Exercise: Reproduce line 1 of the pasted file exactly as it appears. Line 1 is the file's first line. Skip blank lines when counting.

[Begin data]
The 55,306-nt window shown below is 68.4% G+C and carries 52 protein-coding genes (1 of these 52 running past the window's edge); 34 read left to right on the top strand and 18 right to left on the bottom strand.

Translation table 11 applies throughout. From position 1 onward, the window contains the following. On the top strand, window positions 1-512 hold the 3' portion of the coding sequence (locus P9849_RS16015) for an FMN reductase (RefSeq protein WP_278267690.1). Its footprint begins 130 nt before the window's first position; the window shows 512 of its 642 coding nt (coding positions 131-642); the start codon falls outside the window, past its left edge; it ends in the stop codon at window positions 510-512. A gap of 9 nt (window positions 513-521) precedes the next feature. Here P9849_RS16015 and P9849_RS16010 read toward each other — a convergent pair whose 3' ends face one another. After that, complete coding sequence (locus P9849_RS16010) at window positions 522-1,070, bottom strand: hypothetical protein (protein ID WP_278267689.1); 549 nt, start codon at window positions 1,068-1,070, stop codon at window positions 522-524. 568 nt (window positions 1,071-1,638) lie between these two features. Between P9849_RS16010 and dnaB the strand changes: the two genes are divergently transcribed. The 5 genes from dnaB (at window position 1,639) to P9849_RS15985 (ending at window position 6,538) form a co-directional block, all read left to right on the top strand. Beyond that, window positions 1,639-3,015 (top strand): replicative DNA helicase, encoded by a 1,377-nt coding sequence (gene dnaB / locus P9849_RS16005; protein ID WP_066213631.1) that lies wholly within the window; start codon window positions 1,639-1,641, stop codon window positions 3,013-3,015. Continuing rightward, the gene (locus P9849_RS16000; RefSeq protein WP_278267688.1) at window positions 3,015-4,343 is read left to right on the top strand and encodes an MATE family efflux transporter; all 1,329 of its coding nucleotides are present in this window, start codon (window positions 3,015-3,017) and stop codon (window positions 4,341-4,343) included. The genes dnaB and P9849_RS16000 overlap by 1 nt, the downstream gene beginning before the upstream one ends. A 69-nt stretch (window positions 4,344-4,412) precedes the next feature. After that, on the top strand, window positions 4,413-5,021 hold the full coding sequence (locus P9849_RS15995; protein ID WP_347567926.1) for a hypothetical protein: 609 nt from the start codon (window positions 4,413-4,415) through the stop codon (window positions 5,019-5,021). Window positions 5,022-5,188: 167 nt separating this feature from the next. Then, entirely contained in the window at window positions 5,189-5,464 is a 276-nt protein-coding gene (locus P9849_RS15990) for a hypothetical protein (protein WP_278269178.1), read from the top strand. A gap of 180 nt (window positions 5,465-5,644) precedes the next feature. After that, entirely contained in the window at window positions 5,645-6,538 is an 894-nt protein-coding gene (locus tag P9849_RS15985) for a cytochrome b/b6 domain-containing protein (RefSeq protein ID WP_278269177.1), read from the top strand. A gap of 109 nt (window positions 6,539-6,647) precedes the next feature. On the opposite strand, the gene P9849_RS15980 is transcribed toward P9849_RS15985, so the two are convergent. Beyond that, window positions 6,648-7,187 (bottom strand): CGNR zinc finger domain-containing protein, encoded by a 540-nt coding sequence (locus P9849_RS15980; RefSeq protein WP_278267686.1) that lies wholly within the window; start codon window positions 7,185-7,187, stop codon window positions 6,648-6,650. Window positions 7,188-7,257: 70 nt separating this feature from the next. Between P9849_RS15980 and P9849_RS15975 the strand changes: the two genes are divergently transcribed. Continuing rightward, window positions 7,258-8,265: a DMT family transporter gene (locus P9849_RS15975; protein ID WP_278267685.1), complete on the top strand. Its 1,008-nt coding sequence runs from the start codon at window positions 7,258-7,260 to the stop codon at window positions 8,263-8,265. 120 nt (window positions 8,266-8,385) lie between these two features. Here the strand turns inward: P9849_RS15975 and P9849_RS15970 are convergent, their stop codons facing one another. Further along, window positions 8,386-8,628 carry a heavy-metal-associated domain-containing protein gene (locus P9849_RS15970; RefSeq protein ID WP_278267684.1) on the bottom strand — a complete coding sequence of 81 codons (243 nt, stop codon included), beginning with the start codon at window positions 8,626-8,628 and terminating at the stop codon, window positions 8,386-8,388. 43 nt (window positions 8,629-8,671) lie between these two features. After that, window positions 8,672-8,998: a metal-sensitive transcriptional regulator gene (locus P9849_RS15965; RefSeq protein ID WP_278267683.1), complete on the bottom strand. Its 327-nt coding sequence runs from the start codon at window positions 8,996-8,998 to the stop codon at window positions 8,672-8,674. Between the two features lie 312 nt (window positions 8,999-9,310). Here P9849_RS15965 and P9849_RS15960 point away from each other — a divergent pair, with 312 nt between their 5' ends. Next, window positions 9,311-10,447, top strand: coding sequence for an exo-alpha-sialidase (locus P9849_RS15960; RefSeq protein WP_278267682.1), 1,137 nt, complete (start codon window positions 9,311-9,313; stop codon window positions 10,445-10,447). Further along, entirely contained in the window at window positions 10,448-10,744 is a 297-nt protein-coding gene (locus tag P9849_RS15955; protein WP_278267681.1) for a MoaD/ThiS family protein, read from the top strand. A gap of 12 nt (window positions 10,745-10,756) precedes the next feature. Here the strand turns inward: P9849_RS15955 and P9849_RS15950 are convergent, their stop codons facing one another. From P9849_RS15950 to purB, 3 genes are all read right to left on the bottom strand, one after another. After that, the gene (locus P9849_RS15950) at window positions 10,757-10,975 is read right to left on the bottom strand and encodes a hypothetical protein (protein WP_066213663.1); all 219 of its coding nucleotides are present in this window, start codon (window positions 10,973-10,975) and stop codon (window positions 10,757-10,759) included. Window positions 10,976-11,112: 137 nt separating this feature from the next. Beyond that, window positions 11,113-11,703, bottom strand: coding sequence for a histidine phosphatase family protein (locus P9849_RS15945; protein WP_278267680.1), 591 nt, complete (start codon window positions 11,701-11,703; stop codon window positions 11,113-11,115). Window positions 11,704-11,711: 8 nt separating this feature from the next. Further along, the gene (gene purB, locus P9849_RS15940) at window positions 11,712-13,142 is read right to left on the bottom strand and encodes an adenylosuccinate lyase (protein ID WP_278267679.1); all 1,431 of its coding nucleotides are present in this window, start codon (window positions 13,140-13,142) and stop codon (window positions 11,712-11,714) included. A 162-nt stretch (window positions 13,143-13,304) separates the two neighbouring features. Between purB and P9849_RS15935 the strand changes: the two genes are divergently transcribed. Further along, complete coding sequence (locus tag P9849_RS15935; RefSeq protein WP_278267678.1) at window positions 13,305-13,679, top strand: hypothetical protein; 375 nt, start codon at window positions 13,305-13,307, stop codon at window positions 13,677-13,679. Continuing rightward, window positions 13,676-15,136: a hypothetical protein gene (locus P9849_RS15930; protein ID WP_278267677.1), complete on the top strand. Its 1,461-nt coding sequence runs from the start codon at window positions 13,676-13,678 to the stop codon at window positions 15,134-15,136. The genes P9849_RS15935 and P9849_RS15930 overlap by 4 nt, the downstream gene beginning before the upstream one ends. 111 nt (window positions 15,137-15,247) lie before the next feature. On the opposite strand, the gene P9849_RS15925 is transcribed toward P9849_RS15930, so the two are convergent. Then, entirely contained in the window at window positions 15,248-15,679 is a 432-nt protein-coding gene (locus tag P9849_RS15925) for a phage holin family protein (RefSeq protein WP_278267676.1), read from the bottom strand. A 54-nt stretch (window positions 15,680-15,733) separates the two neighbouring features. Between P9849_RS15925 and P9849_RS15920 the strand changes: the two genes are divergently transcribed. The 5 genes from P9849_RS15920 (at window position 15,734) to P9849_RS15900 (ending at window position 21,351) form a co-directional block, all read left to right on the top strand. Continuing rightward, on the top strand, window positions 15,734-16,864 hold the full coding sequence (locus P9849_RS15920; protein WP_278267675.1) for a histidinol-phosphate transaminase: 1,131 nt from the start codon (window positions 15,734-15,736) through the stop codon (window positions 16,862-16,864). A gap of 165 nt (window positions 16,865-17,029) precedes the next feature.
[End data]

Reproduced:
The 55,306-nt window shown below is 68.4% G+C and carries 52 protein-coding genes (1 of these 52 running past the window's edge); 34 read left to right on the top strand and 18 right to left on the bottom strand.